“Baja land is as bad as it gets anywhere” observes Jan Federico William Loeffler Bird, a Mexican-American regenerative farming expert who was born and raised on the Baja peninsula, and is part of ASA’s support network for local farmers seeking change. “So much of the land here has been stripped of all nutrients by full-on chemical, industrial, monoculture farming. Our local soil needs to be rebuilt, regenerated to regain fertility. Soil fertility is the critical foundation of everything: water, biodiversity, community health and well-being.”
Jan recently completed a two-year regenerative farming pilot project on 4,000 square meters of land in Pescadero. One measure of soil fertility is the percentage of organic matter that it contains, and most of the world’s productive agricultural soils have between 3% and 6% organic matter. When the level is below 3% it is much more difficult to have good yields without using fertilizers and pesticides. Farming regeneratively for just two years between February 2020 and July 2022, Jan and his team were able to double the organic matter in the soil from 0.74% to 1.48%, a dramatic improvement. And since 50% of soil organic matter is organic carbon, it turns out that by improving the soil quality Jan’s project also sequestered 18.33 metric tons of CO2, “which is the emissions equivalent of burning 2,062 gallons of gasoline” he notes.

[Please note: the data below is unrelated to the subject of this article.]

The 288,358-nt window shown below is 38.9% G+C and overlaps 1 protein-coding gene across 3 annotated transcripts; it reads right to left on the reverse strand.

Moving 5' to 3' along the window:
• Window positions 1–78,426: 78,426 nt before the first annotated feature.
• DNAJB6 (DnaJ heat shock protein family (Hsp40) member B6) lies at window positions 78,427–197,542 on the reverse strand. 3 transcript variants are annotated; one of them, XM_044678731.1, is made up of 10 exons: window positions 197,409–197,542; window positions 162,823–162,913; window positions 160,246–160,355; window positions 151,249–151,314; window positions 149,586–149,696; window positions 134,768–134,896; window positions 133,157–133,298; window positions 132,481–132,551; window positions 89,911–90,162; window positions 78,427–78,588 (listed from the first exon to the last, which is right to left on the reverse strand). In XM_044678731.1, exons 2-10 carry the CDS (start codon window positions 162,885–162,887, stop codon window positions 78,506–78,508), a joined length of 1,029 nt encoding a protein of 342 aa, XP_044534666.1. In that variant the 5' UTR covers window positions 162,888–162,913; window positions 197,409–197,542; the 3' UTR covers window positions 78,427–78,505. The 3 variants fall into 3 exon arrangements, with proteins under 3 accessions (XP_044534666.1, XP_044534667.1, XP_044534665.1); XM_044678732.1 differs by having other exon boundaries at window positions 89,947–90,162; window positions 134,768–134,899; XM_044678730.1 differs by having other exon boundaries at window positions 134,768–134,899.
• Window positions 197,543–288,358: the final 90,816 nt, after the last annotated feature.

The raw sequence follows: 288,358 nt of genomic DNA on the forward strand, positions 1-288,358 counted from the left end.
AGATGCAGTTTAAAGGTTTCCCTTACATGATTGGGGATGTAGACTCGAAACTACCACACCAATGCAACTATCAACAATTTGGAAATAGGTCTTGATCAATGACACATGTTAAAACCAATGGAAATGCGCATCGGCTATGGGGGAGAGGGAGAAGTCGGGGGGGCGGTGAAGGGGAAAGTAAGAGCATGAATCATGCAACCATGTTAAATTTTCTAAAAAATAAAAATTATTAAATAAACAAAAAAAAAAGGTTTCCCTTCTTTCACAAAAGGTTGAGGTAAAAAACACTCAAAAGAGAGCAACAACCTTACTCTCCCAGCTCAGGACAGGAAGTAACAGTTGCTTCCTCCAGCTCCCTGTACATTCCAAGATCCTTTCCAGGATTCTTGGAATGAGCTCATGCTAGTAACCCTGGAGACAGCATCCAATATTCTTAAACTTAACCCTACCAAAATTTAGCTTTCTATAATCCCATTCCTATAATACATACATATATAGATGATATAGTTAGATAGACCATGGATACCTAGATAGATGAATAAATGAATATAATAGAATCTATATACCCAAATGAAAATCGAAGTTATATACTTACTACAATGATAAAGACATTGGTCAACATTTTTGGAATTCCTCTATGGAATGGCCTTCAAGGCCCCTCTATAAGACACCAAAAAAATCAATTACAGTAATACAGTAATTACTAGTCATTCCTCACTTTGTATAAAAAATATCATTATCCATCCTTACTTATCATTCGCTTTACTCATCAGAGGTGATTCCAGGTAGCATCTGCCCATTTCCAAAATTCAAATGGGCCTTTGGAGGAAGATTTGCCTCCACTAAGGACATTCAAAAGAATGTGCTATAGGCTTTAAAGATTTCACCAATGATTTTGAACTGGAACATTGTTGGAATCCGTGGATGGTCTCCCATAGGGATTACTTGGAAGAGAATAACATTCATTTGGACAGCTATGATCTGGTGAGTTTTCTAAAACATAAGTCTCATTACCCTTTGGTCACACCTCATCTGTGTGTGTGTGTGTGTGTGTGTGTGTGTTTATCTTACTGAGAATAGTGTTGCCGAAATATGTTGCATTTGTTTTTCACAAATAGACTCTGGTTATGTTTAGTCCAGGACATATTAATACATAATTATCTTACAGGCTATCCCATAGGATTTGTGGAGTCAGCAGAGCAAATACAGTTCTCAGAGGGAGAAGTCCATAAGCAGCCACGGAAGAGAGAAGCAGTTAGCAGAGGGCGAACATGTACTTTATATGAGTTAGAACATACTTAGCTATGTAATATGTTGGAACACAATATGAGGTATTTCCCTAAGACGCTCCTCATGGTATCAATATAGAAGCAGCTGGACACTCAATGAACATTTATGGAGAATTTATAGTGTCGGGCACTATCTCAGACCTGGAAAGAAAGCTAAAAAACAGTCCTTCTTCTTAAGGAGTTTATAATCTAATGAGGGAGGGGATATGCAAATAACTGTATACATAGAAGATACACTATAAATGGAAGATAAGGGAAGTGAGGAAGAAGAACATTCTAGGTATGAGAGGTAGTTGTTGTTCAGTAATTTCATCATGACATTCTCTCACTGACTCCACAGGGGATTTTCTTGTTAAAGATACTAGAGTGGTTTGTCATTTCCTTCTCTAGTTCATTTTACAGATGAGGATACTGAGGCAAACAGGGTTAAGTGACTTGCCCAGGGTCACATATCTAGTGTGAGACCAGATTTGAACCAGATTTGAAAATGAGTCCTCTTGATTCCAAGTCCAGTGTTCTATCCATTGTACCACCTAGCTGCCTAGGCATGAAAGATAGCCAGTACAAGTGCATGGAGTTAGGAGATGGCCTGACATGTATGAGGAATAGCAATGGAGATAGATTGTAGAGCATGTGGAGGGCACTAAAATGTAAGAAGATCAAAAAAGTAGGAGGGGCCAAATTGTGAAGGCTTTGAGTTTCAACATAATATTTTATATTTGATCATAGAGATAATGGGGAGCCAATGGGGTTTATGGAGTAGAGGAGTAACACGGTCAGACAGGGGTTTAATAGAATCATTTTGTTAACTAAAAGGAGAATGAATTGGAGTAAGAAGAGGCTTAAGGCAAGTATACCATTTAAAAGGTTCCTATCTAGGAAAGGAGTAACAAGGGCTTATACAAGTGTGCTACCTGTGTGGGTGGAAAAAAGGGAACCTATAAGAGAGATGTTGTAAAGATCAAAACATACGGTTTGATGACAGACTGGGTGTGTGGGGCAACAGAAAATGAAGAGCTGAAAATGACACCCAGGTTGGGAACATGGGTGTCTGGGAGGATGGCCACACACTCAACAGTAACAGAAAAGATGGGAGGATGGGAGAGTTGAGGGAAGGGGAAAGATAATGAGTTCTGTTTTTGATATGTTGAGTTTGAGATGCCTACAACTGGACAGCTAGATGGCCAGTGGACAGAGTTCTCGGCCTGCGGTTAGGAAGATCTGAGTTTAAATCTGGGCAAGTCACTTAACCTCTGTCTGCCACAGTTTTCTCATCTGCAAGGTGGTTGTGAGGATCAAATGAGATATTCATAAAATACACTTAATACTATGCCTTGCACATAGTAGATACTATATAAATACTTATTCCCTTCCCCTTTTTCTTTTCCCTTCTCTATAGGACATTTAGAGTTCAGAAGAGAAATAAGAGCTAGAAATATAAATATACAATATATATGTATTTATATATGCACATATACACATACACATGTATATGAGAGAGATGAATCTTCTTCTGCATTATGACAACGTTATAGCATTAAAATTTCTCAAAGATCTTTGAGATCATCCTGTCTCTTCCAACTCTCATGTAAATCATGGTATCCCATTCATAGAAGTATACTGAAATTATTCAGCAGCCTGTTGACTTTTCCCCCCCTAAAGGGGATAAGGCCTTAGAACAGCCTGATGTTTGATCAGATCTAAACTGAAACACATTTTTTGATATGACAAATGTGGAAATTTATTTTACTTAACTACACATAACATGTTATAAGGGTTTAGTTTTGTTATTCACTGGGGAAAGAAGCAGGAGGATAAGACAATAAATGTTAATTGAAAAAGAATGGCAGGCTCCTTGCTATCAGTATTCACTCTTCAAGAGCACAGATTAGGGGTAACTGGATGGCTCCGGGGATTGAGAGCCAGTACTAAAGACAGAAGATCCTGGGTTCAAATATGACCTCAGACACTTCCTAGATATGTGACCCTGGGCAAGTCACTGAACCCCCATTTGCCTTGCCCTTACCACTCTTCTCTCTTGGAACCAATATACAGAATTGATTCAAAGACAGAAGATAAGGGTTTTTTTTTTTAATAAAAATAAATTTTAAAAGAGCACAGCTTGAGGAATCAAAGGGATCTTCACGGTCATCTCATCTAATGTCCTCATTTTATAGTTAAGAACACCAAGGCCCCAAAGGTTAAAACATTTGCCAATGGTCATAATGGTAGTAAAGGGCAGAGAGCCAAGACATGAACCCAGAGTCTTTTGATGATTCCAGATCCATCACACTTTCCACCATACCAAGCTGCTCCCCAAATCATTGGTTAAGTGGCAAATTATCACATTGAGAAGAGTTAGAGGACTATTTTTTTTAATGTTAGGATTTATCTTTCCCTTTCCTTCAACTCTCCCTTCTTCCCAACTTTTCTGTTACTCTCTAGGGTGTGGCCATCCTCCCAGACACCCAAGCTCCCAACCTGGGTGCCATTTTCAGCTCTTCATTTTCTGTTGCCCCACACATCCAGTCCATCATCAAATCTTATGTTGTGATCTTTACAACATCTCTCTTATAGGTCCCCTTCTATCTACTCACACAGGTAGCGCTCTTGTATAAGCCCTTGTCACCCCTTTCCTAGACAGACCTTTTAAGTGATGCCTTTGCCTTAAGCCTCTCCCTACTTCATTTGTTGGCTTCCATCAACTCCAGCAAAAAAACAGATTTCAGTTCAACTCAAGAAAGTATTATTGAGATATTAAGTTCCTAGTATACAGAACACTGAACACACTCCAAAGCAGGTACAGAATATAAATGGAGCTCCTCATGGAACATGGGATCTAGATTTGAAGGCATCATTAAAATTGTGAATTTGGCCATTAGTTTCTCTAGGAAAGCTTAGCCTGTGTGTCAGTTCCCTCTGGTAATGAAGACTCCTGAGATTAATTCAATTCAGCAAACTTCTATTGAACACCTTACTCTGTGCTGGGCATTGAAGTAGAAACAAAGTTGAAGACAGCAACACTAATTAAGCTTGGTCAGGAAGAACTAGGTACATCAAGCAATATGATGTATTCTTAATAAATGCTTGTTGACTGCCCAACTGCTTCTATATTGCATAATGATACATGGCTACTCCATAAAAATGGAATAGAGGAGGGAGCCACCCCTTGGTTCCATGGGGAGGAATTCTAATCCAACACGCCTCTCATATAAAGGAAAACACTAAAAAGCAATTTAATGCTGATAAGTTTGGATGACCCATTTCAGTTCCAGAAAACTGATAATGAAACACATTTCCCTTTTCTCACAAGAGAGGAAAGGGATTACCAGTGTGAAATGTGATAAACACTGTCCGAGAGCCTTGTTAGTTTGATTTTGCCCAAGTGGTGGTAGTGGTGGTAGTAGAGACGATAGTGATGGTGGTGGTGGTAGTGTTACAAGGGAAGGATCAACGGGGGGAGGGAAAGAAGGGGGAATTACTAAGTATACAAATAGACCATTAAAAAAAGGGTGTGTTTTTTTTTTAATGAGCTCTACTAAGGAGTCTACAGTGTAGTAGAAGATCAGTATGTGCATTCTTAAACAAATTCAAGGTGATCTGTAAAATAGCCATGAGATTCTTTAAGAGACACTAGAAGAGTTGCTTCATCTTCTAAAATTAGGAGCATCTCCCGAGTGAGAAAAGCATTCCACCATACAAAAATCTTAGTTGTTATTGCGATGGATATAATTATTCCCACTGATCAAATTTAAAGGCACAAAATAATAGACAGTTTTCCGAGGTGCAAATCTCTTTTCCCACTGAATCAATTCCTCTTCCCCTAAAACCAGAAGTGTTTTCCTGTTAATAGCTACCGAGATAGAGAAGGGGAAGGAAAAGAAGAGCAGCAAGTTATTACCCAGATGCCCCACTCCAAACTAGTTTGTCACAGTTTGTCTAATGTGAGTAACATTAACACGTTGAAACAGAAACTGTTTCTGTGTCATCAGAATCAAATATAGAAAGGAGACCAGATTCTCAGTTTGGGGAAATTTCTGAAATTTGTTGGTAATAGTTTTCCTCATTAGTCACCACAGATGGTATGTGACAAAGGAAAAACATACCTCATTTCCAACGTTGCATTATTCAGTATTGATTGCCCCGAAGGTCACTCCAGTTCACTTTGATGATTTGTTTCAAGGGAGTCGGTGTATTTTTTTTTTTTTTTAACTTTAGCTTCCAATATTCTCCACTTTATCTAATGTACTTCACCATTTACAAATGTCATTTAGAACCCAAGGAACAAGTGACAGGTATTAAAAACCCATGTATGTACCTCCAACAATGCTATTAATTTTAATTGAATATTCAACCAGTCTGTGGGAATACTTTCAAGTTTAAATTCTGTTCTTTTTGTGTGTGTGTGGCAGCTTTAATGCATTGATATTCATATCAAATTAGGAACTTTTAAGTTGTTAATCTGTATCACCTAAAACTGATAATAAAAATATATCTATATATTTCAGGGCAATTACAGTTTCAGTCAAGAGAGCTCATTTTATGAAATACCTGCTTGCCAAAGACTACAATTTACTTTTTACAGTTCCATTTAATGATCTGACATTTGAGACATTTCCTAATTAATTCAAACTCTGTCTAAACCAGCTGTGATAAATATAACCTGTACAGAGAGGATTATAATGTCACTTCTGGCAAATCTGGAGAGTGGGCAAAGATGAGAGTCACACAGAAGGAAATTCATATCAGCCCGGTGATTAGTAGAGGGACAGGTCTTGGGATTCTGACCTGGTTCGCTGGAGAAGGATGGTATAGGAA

Community health is a key goal in regenerative farming. Dr. Andrei Aguilar is a pathologist who sees a lot of cancer among community members in Baja Sur, much of which he believes is closely tied to the widespread use of agrochemicals throughout Mexico. He wants to stop that cycle in Baja. “Here in Baja we really need to be a part of producing what we are eating” says Andrei. Andrei always loved the ranch owned and operated by his grandfather, then father, and now owns 10 hectares of it near the airport of La Paz. He and his wife Gabriela Huerta have fully embraced the regenerative farming techniques taught by Jan and other members of the ASA network. Says Gabriela, “It is amazing that we cannot find good quality, chemical-free produce in a place like La Paz. Our vision for our family and friends is a wholly self-sufficient ranch where we can grow our own food.”